At its WWDC event in June, Apple announced iOS 10, the latest version of its operating system for iPhones and iPads. Alongside the host of new features that Apple announced for iOS 10 at the event, some time was dedicated to privacy in the operating system: specifically, Apple’s Senior Vice President of Engineering, Craig Federighi, discussed a technique that Apple would be employing in iOS 10 called differential privacy that would help mask the activities of individual users while still preserving aggregate statistics for the purposes of predictive analytics and suggestion.
What wasn’t discussed at WWDC is another change related to user privacy that Apple is introducing in iOS 10: the “zeroing” of advertising IDs (IDFAs) for users that have opted out of ad tracking. This is a significant change, and its implications aren’t totally clear yet (iOS 10 will probably be made available some time in September, although beta versions are already available).
But first, some background. Apple introduced the “Limit Ad Tracking” setting in iOS 6 back in 2012; when a user had activates this setting now, a developer is able to access that device’s IDFA but also has access to a variable that indicates whether or not the user has opted to limit ad tracking. In its documentation on the advertising identifier, Apple admonishes developers to only use the IDFA for the following purposes if the limit ad tracking variable is set to true:
If the user has limited ad tracking, use the advertising identifier only for the following purposes: frequency capping, attribution, conversion events, estimating the number of unique users, advertising fraud detection, and debugging.
In other words, when a user has set their “limit ad tracking” setting to true, their IDFA can still be used for various purposes, just not for ad targeting. For instance, the IDFA of a user that has limited ad tracking can be used to limit the number of times advertisements are shown to that user (frequency capping), but it can’t be used to optimize the specific advertisements shown based on their history of clicking on ads.
This access to the IDFA even when ad tracking has been limited serves another important purpose: ad attribution. Mobile attribution providers use the IDFA (among many other things) to attribute app installs to their source ads (for the uninitiated: ad attribution is a fairly esoteric process that allows a developer to track which ad a user clicked on before installing an app, thus allowing them to calculate return-on-investment for specific campaigns. This article provides a fairly good, basic overview of the process).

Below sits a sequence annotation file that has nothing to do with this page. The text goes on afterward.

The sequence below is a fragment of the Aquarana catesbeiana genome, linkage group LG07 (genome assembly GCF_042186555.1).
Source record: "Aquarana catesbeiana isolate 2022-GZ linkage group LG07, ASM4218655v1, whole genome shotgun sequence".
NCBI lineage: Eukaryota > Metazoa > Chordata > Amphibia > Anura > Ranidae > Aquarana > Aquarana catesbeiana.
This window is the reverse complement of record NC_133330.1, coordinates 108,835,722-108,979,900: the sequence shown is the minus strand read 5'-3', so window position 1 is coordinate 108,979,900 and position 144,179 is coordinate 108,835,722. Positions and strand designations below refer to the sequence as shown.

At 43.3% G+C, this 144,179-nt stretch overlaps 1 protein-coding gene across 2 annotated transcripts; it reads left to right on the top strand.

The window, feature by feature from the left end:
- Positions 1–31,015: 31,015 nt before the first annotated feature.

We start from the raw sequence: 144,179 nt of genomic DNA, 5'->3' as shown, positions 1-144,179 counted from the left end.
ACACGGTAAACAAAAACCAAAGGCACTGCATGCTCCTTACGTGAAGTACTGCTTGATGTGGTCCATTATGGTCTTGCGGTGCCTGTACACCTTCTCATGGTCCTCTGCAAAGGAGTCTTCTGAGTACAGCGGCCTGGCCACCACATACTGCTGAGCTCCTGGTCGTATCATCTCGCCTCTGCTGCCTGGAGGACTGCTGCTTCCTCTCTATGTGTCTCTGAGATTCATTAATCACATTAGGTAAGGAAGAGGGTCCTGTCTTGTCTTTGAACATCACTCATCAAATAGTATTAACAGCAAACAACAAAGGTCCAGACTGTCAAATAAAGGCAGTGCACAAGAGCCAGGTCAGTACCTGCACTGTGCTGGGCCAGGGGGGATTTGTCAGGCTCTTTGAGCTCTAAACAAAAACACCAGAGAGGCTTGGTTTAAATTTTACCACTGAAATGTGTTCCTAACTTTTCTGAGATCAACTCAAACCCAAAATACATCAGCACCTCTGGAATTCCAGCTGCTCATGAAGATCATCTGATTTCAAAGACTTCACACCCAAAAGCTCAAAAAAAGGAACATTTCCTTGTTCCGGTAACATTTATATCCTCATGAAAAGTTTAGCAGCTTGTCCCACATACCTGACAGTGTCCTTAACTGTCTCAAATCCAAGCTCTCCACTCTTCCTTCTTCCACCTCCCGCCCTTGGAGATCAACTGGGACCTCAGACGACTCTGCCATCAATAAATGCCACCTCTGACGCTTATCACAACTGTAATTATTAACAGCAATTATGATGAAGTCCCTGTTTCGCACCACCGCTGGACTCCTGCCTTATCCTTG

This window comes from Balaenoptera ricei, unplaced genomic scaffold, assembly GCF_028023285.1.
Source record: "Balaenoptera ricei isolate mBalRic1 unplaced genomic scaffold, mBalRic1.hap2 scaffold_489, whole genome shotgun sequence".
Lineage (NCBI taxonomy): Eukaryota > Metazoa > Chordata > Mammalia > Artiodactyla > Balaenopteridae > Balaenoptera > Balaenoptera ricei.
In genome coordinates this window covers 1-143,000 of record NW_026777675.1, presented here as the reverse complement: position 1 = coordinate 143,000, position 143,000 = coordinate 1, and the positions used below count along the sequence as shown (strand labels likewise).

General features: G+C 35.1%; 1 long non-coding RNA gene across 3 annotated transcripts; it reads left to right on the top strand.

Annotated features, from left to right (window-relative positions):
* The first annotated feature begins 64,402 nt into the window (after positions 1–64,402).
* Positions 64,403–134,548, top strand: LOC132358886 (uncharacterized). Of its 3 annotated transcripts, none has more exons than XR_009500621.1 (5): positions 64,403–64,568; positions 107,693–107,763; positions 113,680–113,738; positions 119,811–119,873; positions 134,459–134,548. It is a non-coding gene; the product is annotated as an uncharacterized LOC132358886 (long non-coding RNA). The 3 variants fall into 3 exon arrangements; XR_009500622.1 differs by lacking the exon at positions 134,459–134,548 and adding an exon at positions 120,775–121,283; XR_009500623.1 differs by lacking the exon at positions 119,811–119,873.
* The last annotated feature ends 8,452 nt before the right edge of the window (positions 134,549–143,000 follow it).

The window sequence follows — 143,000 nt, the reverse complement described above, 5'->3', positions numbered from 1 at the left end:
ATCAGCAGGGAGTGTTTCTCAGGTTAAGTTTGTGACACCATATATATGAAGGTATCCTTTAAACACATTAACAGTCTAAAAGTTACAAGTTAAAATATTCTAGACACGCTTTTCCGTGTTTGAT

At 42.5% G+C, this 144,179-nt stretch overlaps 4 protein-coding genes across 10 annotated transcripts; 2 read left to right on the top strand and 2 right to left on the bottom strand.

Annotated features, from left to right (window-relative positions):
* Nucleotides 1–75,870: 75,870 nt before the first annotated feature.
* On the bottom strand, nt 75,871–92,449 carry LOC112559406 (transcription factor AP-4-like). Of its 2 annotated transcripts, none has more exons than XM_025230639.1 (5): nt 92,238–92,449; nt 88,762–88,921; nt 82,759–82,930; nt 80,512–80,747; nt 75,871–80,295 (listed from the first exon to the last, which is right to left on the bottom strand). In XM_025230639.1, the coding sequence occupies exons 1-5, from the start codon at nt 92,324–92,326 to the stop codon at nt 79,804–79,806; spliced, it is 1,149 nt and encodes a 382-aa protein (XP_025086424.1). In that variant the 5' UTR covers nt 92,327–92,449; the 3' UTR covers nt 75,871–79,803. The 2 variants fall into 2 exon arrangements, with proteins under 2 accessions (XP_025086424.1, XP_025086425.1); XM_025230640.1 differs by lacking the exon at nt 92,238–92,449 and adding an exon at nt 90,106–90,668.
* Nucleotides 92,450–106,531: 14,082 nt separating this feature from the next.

But in iOS 10, Apple will no longer make the IDFA of users that have limited ad tracking available to developers; instead, when a user updates their limit ad tracking setting to true, their IDFA will be replaced with a string of zeroes:
The use of the “limit ad tracking” feature has actually decreased since it was first introduced, according to a study conducted by mobile ad tech company TUNE. In analyzing its own proprietary data, TUNE found that only about 17% of mobile users in the US and UK had activated the limit ad tracking setting in February 2016 (Google also offers a similar setting on Android, although they haven’t announced any policy changes regarding access to the Android advertising ID), down from 22% in August 2015. The company speculated that the drop in ad tracking limitation was due to an increase in the usage of mobile ad blocking tools (although mobile ad blocking is oriented almost entirely to the mobile web).
But if use of the limit ad tracking setting remains at 17%, the zeroing of IDFAs could present a huge problem for mobile advertisers. The inventory on some ad networks is only matchable by IDFA; this means that it’ll be very hard, or even impossible, to track “conversions” (or ad clicks that lead to installs) on those networks. And without being able to track conversions, advertisers can’t calculate ROI across the campaigns they have running on various networks.
For instance, if an advertiser is running mobile ad campaigns on Facebook, Unity Ads, and Applovin, and they can’t assign individual installs to the campaigns and networks from which they were generated, they have no ability to determine whether those campaigns are running profitably; all they’ll have access to will be overall advertising spend (across the three networks) and overall install numbers (across the three networks and also including organic installs that originated from eg. search or virality).
This is an untenable situation for advertisers: even over a low double-digit percentage of the total smartphone-owning population, IDFA zeroing could create an impossibly opaque advertising environment. Paul Müller, the CTO of mobile attribution provider Adjust, told me:
We are currently seeing around 10-15% of all users with the “limit ad tracking” flag turned on in iOS. Should all of those people update to iOS 10 and no longer provide IDFAs, it would certainly have an impact on all ad networks that exclusively use the IDFA for conversion tracking. Facebook, some of Google’s inventory, and Twitter would suddenly see their conversion rates drop and the effective CPI for that traffic increase.
One possible outcome of IDFA zeroing is the accelerated transition of advertisers into the walled gardens of ad networks that control deterministic data about users from logins. Facebook, for instance, has massive reach, multiple inventory formats — video and static across Newsfeed, Instagram, Audience network, and, soon, Facebook Live — and, most importantly, targeting options based on its own proprietary data profiles. When confronted with the reality of IDFA zeroing, it’s possible that some advertisers may just decide to pick Facebook as an exclusive channel rather than undertake the statistical gymnastics required to calculate ROI when running ad campaigns across multiple channels using an MMP.